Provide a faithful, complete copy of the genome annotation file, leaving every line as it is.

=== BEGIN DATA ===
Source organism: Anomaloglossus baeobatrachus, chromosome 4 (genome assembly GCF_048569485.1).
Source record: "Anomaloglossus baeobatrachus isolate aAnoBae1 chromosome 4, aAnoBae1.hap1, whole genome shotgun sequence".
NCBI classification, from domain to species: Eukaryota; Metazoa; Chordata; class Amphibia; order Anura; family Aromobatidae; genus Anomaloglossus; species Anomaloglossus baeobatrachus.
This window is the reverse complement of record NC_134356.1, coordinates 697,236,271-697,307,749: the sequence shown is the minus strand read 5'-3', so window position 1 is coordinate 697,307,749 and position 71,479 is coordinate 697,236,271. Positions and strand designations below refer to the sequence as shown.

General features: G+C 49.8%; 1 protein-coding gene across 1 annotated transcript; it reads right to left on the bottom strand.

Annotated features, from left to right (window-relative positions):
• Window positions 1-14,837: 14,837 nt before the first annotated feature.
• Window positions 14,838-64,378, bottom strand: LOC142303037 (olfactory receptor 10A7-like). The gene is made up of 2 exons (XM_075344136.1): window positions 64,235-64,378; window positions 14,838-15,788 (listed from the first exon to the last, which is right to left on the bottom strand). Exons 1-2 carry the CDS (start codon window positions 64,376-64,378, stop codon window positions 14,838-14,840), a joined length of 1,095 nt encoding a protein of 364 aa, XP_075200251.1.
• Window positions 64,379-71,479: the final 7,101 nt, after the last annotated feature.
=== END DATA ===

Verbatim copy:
Source organism: Anomaloglossus baeobatrachus, chromosome 4 (genome assembly GCF_048569485.1).
Source record: "Anomaloglossus baeobatrachus isolate aAnoBae1 chromosome 4, aAnoBae1.hap1, whole genome shotgun sequence".
NCBI classification, from domain to species: Eukaryota; Metazoa; Chordata; class Amphibia; order Anura; family Aromobatidae; genus Anomaloglossus; species Anomaloglossus baeobatrachus.
This window is the reverse complement of record NC_134356.1, coordinates 697,236,271-697,307,749: the sequence shown is the minus strand read 5'-3', so window position 1 is coordinate 697,307,749 and position 71,479 is coordinate 697,236,271. Positions and strand designations below refer to the sequence as shown.

General features: G+C 49.8%; 1 protein-coding gene across 1 annotated transcript; it reads right to left on the bottom strand.

Annotated features, from left to right (window-relative positions):
• Window positions 1-14,837: 14,837 nt before the first annotated feature.
• Window positions 14,838-64,378, bottom strand: LOC142303037 (olfactory receptor 10A7-like). The gene is made up of 2 exons (XM_075344136.1): window positions 64,235-64,378; window positions 14,838-15,788 (listed from the first exon to the last, which is right to left on the bottom strand). Exons 1-2 carry the CDS (start codon window positions 64,376-64,378, stop codon window positions 14,838-14,840), a joined length of 1,095 nt encoding a protein of 364 aa, XP_075200251.1.
• Window positions 64,379-71,479: the final 7,101 nt, after the last annotated feature.